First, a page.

Freshman Finance: Credit Cards

Credit Cards

As I mentioned in this post, I am a professor. But, what I haven’t shared yet is that I’ve been teaching a freshman seminar on personal finance this semester. Just to be clear, I am not a finance professor or any kind of finance professional for that matter.

However, I got an opportunity to teach a freshman seminar on a topic of my choosing.  Naturally I chose to discuss personal finance since most people’s financial education is virtually non-existent.

It’s been fun to teach and I like to think the kids are learning at least something in the class. We’ve talked about a variety of topics thus far, and I thought I’d write a few posts about topics I’m discussing with my class, and some observations I’ve made while teaching it.

Without further ado, here’s the first installment in a series I’m calling Freshman Finance. I’ll start with a basic overview of what I taught them about the subject, then list some of the questions they had, and end with observations on their comments and reactions.

Credit Cards

Credit cards are not free money.  When you see a credit card in your wallet you should be thinking, “that’s a loan waiting to happen.” A credit card is a standing offer of a loan from the credit card’s issuing bank. The size of the maximum loan you can take out is called your ‘credit limit’ on the card.

Credit cards can be a great way to build credit.  The reason is that you don’t have to pay any fees or interest to build your credit, unlike an installment loan.  However, that benefit goes away the minute you begin to carry a balance on your credit card.  Let me explain.

Carrying a balance refers to not paying all of the money that you owe on the credit card at the end of the month.  If you pay back all the money you borrowed throughout the course of the month, then you don’t have to pay any interest.  That’s a pretty sweet deal.

So why are all the big banks offering free loans to everyone?  Because they know that most people won’t pay the full amount at the end of the month.

See, when you spend money on the card, you’ll get a bill that tells you how much you owe.  The total will be in regular text. Then you’ll probably see something called the minimum payment: a much smaller dollar amount that is written in bold to get your attention.

You might be tempted to only pay the minimum balance.  Don’t.  As soon as you pay the minimum balance rather than the full amount owed on the card, you get charged interest on all the money you borrowed.  Without going into too much detail, the bank calculates your average daily balance for the month and then applies a set interest rate (usually 20%+ for people with little or no credit) to that balance.

The bank knows that people will want to pay the minimum, which means that the bank will make money on most of the loans.

By the way, that’s how banks make money.  You give them your money in a savings or checking account and they pay very little or no interest to you, and then they loan out your money to other people for much higher interest rates, pocketing the difference.  But I digress…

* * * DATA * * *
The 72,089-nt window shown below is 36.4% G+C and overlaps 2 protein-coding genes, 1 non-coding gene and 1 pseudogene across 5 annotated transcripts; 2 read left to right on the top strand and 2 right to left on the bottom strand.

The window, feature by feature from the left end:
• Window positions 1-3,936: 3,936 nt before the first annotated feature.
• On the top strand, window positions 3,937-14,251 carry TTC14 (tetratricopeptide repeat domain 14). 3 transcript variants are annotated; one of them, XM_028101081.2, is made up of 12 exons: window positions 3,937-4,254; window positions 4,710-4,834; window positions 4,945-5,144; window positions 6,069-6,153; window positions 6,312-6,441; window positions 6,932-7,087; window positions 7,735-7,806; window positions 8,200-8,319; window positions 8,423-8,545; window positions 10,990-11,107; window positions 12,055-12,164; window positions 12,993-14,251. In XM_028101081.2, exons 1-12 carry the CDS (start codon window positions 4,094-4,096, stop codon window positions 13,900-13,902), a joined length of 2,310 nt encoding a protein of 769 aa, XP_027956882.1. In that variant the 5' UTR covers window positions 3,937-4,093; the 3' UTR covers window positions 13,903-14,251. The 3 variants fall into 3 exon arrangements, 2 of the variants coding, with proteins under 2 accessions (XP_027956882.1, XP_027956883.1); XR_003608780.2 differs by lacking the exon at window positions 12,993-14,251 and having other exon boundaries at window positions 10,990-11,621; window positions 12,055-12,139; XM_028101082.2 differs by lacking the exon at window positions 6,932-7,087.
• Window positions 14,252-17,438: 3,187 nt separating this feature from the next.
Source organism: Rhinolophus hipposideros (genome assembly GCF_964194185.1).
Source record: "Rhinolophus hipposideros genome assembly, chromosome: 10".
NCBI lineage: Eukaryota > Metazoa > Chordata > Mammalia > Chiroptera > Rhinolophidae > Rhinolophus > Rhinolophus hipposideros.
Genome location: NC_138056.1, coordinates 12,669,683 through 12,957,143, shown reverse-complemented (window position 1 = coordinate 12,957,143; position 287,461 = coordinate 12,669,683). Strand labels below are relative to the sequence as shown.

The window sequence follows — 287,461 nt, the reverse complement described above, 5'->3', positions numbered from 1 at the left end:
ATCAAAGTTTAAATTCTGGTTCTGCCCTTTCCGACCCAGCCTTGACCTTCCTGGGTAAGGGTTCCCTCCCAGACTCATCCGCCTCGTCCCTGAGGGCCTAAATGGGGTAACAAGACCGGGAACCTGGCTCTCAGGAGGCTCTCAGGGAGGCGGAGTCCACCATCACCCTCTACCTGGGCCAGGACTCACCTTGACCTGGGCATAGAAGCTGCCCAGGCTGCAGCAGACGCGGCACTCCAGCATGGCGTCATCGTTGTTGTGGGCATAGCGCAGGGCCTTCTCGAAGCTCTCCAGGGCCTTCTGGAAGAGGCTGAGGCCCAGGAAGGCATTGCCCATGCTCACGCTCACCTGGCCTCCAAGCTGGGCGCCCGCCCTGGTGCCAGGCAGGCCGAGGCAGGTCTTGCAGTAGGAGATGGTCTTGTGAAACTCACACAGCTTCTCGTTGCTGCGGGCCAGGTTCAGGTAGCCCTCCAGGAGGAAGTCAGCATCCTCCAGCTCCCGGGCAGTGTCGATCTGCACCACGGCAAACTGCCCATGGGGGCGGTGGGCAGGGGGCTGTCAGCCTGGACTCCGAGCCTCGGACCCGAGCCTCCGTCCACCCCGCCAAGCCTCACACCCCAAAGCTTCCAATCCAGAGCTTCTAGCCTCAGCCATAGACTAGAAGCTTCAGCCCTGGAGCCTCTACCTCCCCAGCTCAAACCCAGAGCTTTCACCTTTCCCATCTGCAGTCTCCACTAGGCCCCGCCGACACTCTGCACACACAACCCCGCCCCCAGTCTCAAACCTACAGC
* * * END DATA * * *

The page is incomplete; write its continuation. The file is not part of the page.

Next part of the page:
There’s basically only one thing to look for if you are signing up for your first credit card.  You want a card that has no annual fee. An annual fee is charged for some cards if they come with a lot of fancy bells and whistles.  But if you are getting your first card, you want one that won’t cost you any money.  Because, ideally, you will never close this account.

Credit scores are a topic for another day, but part of your credit score depends on how long your credit accounts have been opened.  This means that you want that first account to be open from now until you die, essentially.  That means that you don’t want to be paying for the account for all those years.

That’s essentially it for the basics. Credit cards are a free loan if you are disciplined and a nightmare if you treat them flippantly. If you get one, just make sure you pay the balance in full every month and you’ll be fine.


Q: I’ve heard that you have to carry a balance on your credit card to build your credit score.  Is that true?

A: NO. Definitely not.  Your credit will be affected exactly the same if you pay the money back the next day, or if you just pay the minimum balance forever. The only difference is that it’s free if you pay it off every month.

Q: Do I have to spend a lot of money on the card to build my credit?

A: Again, NO. It’s just a box that gets checked that says you paid on time.  The box doesn’t care whether you paid $1 or $10,000, it only cares whether or not you were on time.

Q: What if I sign up for a bunch of credit cards and then rack up a bunch of debt and then settle it in court for a fraction of the cost.  Can I make money that way? (I seriously got this one in class)

A: FOR THE LOVE OF GOD, NO!!! Please, please never try to do this.  Also, stop watching so much damn TV.

Q: What’s the best card to get for someone who doesn’t have good credit?

A: Any card that doesn’t make you pay an annual fee is fine.  You won’t get a good rewards card with bad credit or no credit, so just try to get one that doesn’t make you pay a fee to own it.


I was pretty surprised at how little the class knew about credit cards. They didn’t even know that they represented loans. This is a serious oversight by society in general. How in the hell are young people supposed to know better if they don’t even understand that the plastic represents a loan?

Of course, the information is readily available, but geez.  If you’ve got kids, please talk to them about money.

See you for the next installment, young Padawans.